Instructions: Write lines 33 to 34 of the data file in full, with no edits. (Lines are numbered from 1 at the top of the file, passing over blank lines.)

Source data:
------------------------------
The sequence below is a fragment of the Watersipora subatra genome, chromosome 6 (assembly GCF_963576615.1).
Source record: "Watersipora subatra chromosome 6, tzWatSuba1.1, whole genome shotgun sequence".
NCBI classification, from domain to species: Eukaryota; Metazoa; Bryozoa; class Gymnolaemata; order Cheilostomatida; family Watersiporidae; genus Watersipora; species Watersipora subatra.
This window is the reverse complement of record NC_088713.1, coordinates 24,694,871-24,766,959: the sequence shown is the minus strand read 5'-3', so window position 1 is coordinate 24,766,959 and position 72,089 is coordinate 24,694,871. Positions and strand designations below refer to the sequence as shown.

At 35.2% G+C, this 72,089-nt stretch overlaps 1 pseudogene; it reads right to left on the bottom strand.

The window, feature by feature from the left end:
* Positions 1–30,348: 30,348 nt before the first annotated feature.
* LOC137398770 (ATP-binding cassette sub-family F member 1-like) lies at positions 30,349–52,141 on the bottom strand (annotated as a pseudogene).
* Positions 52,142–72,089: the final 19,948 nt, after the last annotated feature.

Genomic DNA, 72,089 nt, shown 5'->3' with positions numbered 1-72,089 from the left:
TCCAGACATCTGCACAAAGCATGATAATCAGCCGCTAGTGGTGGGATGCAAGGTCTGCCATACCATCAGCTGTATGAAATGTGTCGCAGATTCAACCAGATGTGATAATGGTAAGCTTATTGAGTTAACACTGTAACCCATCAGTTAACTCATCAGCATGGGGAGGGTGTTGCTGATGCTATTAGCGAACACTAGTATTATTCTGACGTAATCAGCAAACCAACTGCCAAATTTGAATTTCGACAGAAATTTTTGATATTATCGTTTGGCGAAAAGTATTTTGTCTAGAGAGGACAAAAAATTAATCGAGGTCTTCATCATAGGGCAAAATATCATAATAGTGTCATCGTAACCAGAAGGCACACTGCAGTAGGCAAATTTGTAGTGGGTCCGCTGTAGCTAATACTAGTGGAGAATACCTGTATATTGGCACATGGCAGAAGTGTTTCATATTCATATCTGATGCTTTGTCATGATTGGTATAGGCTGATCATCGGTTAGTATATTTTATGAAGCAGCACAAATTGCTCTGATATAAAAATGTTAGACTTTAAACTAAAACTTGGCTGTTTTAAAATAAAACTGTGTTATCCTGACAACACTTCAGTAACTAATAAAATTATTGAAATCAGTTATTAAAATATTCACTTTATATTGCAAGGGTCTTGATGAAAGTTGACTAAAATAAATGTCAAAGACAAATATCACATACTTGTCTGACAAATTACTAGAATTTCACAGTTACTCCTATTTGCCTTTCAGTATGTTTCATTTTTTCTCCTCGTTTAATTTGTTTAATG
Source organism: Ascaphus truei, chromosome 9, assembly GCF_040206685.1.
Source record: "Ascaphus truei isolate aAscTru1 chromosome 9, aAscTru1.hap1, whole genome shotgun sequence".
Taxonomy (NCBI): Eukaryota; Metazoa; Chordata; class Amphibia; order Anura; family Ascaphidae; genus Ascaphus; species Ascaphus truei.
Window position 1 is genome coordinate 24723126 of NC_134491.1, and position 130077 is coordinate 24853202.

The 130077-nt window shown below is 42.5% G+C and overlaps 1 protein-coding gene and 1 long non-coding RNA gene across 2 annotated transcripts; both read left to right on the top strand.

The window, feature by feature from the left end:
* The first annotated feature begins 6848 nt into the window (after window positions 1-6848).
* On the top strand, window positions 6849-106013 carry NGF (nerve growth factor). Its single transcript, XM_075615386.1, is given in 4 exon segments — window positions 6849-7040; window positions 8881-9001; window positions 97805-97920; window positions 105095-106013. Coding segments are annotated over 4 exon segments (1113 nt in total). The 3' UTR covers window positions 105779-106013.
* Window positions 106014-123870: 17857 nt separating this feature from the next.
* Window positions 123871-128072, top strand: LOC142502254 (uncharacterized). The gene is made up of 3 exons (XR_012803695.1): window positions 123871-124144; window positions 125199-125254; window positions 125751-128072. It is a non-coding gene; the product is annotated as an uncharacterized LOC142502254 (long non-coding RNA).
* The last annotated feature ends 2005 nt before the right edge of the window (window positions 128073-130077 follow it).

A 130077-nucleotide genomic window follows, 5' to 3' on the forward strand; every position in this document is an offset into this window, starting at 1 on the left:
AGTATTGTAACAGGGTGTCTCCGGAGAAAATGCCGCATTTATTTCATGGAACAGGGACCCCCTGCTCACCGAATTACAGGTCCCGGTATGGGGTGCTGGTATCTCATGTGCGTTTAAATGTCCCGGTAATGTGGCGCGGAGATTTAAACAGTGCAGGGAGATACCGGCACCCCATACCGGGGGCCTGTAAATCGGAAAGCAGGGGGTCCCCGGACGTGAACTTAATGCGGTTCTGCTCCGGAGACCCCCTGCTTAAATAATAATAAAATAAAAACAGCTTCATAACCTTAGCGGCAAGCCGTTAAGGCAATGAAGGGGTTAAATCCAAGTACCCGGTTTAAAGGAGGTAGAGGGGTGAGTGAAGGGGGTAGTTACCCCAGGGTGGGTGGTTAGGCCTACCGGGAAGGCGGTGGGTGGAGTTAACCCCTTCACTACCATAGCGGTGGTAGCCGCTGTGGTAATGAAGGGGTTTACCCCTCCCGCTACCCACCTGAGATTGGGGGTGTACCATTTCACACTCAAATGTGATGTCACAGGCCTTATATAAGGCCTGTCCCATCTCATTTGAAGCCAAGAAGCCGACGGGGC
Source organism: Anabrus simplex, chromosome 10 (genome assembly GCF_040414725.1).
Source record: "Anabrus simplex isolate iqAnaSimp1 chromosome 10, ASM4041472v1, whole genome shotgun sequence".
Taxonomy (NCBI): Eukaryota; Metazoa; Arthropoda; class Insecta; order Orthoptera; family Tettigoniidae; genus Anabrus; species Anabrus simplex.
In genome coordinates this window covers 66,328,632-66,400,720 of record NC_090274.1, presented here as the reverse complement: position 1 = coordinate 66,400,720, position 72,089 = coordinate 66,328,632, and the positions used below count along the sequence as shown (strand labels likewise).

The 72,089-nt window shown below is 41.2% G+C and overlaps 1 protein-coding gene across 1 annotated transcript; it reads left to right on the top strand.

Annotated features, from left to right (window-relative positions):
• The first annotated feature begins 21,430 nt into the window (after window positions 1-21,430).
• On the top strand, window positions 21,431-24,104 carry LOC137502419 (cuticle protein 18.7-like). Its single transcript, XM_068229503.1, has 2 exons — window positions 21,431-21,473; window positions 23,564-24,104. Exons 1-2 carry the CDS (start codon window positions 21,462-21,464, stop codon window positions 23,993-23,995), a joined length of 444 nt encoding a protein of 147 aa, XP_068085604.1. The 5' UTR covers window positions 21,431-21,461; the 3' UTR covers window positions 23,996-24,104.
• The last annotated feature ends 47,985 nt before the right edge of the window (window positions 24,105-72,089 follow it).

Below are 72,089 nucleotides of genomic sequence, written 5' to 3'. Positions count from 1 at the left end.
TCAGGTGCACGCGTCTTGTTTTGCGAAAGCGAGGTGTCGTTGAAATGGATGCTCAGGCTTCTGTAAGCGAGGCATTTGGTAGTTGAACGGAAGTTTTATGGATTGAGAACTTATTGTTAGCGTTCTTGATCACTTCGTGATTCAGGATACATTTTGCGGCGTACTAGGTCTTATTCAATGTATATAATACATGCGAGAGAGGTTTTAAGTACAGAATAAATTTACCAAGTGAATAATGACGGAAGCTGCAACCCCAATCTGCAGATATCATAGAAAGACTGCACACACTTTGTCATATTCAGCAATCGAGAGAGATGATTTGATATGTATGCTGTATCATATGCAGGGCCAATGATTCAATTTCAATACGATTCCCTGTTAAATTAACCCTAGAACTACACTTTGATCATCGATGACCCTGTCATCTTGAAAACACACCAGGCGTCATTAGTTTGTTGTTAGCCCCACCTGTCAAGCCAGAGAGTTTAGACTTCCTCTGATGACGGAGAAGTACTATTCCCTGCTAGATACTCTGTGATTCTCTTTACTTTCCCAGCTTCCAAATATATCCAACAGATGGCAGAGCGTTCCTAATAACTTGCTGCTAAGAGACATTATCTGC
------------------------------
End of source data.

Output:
• The last annotated feature ends 47,985 nt before the right edge of the window (window positions 24,105-72,089 follow it).

Below are 72,089 nucleotides of genomic sequence, written 5' to 3'. Positions count from 1 at the left end.